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Zr4+-mediated DNAzyme-driven DNA walker amplification strategy for electrochemical assay of protein kinase a activity and inhibition
journal contributionposted on 2023-05-26, 06:33 authored by Y Liao, Y Zhang, A Su, H Wang, Wenrong YangWenrong Yang, P Pang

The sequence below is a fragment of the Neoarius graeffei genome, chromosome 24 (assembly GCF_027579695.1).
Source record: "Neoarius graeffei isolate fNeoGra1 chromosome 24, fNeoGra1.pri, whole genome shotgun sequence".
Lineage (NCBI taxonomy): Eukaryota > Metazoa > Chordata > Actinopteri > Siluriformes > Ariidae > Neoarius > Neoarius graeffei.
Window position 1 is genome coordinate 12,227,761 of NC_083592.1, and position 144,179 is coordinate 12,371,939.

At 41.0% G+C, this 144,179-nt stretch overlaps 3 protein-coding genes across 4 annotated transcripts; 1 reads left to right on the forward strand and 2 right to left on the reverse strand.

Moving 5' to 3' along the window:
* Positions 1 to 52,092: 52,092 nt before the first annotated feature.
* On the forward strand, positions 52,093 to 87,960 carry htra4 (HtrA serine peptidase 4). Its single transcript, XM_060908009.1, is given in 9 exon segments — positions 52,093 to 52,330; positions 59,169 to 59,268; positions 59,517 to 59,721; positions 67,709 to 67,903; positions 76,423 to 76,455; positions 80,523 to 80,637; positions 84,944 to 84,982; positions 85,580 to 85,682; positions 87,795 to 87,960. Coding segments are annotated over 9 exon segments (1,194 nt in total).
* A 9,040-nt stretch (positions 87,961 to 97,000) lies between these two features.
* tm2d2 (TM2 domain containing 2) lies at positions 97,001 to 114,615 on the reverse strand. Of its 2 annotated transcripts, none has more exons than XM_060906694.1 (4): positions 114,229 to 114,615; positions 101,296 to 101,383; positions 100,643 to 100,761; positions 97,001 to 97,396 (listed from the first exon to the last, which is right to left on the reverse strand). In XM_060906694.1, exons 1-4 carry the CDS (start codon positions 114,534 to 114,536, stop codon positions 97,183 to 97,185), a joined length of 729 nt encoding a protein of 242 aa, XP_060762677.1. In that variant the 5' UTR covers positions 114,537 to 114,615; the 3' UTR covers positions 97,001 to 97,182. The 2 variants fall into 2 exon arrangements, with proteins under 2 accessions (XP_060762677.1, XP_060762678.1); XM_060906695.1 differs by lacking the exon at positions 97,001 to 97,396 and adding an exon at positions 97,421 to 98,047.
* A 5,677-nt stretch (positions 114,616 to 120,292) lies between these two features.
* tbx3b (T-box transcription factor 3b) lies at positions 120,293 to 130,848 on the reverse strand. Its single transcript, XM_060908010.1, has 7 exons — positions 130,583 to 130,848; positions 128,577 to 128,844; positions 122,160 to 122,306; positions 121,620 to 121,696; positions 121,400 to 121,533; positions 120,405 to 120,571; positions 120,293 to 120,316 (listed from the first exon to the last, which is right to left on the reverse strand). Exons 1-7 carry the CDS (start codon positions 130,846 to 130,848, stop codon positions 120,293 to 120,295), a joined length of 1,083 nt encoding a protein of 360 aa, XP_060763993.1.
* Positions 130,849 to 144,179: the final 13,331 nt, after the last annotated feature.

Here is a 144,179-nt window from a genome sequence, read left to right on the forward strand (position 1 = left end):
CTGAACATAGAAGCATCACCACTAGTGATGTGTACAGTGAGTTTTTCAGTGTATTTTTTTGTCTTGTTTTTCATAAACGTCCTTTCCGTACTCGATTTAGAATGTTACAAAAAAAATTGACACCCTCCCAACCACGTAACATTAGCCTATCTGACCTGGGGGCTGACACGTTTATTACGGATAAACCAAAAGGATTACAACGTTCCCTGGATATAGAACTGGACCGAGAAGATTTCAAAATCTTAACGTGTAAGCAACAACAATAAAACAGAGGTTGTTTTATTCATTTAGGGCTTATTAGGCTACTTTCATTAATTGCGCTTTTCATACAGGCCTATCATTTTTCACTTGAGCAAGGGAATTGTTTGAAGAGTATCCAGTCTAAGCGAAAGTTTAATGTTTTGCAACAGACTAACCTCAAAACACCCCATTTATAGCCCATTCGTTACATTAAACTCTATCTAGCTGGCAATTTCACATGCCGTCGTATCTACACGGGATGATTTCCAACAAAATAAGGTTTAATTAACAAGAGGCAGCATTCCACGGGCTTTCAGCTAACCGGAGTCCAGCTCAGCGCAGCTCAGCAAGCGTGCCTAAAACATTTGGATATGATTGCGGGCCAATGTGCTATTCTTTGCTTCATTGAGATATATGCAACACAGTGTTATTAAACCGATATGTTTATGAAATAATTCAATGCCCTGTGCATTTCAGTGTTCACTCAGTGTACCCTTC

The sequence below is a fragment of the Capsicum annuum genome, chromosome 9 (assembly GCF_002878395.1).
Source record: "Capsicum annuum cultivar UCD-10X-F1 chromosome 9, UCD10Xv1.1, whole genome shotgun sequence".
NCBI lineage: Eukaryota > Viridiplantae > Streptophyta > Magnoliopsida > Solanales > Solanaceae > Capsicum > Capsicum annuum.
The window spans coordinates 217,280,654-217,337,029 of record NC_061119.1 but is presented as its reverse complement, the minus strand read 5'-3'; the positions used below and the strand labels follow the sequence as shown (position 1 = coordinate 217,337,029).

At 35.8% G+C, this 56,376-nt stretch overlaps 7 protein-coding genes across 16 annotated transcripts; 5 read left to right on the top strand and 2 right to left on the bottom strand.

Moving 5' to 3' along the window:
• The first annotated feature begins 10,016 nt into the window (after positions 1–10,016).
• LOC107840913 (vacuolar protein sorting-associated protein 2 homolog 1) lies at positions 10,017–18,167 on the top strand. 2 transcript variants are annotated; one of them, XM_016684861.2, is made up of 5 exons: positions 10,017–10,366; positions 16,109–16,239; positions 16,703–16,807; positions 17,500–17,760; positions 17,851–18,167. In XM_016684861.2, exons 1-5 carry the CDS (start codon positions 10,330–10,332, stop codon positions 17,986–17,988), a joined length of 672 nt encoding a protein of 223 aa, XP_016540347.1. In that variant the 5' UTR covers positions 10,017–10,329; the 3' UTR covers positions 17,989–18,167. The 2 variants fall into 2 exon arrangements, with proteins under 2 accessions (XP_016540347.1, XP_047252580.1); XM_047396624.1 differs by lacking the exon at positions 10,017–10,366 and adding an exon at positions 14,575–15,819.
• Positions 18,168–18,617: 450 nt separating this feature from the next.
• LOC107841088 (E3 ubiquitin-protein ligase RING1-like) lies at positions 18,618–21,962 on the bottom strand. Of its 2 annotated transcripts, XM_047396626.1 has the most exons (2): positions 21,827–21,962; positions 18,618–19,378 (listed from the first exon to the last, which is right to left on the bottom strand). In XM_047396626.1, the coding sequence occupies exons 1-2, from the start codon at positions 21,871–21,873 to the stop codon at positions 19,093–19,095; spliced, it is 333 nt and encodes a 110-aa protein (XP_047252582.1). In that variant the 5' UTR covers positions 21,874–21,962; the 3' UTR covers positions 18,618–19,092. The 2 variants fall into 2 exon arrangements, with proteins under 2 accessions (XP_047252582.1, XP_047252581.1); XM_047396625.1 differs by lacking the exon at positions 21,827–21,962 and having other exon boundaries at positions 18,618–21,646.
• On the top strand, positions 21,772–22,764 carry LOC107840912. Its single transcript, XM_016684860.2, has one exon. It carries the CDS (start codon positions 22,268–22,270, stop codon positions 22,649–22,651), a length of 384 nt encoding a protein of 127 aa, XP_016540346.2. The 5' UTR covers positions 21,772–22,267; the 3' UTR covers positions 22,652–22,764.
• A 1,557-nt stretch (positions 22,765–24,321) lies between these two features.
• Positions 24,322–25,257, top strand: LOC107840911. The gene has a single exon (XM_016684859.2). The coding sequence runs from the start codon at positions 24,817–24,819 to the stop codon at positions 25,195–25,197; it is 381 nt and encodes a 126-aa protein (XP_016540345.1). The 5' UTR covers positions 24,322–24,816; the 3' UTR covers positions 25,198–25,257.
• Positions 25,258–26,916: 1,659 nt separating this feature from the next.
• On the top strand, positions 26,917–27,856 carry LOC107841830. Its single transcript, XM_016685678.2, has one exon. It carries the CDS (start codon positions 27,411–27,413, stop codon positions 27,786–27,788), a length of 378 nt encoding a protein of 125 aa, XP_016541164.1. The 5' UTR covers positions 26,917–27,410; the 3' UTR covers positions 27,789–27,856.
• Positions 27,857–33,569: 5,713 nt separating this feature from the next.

Protein kinase A (PKA) can regulate many cellular biological processes by phosphorylation substrate peptide or protein. Sensitive detection of PKA activity is critical for the PKA-related drug discovery and disease diagnosis. A new electrochemical biosensing method was developed for detection of PKA activity based on Zr4+-mediated DNAzyme-driven DNA walker signal amplification strategy. In this strategy, the special designed substrate peptide and a thiolated methylene blue-labeled hairpin DNA (MB-hpDNA) containing a single ribonucleic acid group (rA) could be anchored on the surface of gold electrode by Au–S bond. In the presence of adenosine triphosphate (ATP) and PKA, substrate peptide was phosphorylated and linked with walker DNA (WD) via the robust phosphate-Zr4+-phosphate chemistry. The linked WD hybridized with the loop region of MB-hpDNA to form a Mn2+-dependent deoxynuclease (DNAzyme), which cleaved the MB-hpDNA into MB-labeled fragment releasing away from electrode surface, resulting in a dramatic decrease of electrochemical signal and providing an electrochemical sensing platform for PKA activity detection. The response signal of the developed biosensor is proportional to the logarithm of PKA concentration in the range of 0.05 U mL−1 to 100 U mL−1, with a detection limit of 0.017 U mL−1 at a signal to noise ratio of 3. Furthermore, the proposed method can also be applied for the evaluation of PKA inhibition and PKA activity assay in cell samples. Therefore, the proposed biosensor shows great promise as a universal tool for diagnostics and drug discovery of PKA-related diseases.